It’s not a good time for Francesca Hong to run for office.
Morris Ramen, the restaurant she opened with her husband, Matt Morris, in 2016, faces an uncertain future familiar to many small businesses right now. And as the two of them search for a path toward viability for their business, they’re also raising a three-and-a-half-year-old son. Instability looms large for them, as it does for so many of us.
Morris Ramen indefinitely closed its doors March 17 — the same day Gov. Tony Evers ordered all restaurants and bars to cease on-site service, and about a week before the governor issued his “Safer at Home” order in an effort to slow the spread of COVID-19. At every turn, Hong, 31, has been one of the state’s most vocal advocates for policy proposals that would provide meaningful help to the service industry.
So it’s not a great time for her to run for office, but she’s pretty sure it’s the right time.
“If I don’t fight for my business, if I don’t fight for the industry, if I don’t fight for individuals who are affected by this industry … it’s a chain reaction, what happens if our businesses fail,” Hong told me. “If I don’t at least try to fight for that from a political level, I don’t think I would be fighting for my business and my family.”
Hong is joining a crowded and qualified field of candidates seeking to represent Wisconsin’s 76th Assembly District since Rep. Chris Taylor, D-Madison, announced that she would not seek re-election after nearly a decade in office. The others who have declared (all of them as Democrats) are: Heather Driscoll, an advocate for environmental issues and violence prevention who ran unsuccessfully for the Dane County Board in 2018; Marsha Rummel, a seven-term Madison alder who works for the Wisconsin Department of Revenue; Nicki Vander Meulen, an attorney and a member of the Madison School Board, also the first openly autistic person to hold such a position in the U.S.; Ali Maresh, a mental health advocate, and Tyrone Cratic Williams, a police officer who in 2017 started a financial education business aimed at boosting financial literacy among young people and in communities of color.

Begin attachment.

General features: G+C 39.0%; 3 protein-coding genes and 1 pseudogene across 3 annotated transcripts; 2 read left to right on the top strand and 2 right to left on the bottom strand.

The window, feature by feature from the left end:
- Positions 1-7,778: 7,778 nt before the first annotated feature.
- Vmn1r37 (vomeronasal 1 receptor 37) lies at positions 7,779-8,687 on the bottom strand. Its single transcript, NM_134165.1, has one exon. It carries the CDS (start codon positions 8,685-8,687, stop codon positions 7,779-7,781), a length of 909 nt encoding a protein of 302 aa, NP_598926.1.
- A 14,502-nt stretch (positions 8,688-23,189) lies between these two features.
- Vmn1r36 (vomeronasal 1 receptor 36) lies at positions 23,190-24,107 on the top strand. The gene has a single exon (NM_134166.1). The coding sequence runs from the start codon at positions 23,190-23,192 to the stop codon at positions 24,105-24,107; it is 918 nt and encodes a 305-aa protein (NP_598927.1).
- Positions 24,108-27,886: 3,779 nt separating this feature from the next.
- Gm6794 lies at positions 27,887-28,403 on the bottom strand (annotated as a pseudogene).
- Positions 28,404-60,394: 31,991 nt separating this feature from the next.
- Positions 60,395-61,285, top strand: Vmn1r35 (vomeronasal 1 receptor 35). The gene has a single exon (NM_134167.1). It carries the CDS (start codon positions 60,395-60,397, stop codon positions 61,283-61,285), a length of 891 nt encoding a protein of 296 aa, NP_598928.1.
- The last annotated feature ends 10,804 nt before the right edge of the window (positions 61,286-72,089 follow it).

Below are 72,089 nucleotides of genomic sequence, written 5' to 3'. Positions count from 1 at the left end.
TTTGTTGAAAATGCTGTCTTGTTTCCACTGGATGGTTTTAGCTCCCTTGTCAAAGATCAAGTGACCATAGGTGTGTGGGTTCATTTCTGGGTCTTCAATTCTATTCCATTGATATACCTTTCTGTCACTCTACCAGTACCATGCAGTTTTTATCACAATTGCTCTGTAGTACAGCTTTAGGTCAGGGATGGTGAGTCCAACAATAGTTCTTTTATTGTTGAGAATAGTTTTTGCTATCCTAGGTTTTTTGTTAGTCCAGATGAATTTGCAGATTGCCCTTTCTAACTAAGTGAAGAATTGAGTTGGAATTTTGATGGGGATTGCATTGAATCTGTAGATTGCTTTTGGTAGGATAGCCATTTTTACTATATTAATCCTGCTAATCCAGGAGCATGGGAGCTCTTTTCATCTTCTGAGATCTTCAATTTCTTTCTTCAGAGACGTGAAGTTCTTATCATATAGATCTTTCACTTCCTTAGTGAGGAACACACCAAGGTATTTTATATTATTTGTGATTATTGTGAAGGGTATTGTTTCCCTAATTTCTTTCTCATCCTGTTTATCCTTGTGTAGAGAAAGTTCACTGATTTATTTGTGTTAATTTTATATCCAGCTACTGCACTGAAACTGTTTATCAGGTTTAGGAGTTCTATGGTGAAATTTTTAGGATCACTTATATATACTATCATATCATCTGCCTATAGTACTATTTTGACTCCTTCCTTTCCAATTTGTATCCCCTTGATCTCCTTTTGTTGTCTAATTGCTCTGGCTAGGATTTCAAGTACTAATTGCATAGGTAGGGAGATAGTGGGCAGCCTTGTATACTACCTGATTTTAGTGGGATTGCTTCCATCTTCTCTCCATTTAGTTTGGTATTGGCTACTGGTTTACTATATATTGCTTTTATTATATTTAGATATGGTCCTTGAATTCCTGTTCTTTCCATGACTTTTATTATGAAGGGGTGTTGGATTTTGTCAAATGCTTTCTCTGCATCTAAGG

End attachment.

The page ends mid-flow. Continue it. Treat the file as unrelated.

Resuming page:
I’m looking forward to talking to the other candidates as we get closer to the Aug. 11 primary in what promises to be a fascinating race, but Hong is particularly interesting. Especially in Madison, it’s rare to see a run for a state-level office from someone who is not already part of local government or an advocacy agency, so it’s intriguing to see how the pandemic has created a potential opportunity for a new voice.
Because as Hong will tell you, food has always been political, and it is very much at the center of pandemic policy debates.
She has been one of the loudest local voices advocating for small businesses in the service industry since the COVID-19 pandemic hit. It started with a letter to Evers written in March on behalf of more than 75 Wisconsin restaurants, bars, chefs and farmers. It asked for policies that would extend emergency unemployment benefits to workers furloughed during the coronavirus crisis; it called for eliminating the sales and use tax and the payroll tax, and also for implementing rent and loan abatement for workers.
She hasn’t let up since then. She has used social media to highlight the things that aren’t working in the state and federal government’s efforts to help the service industry survive this pandemic, to promote other local businesses, to share mental health resources and to create a community for people who are struggling.
In conversation now, she stresses that the service industry recovery will take time — and the industry as we know it might look very different. As a business owner, she’s thinking about her own restaurant differently now. Morris Ramen launched a limited takeout menu earlier this month; the kitchen also cooks free meals for those in need and offers free biweekly meals for service industry employees.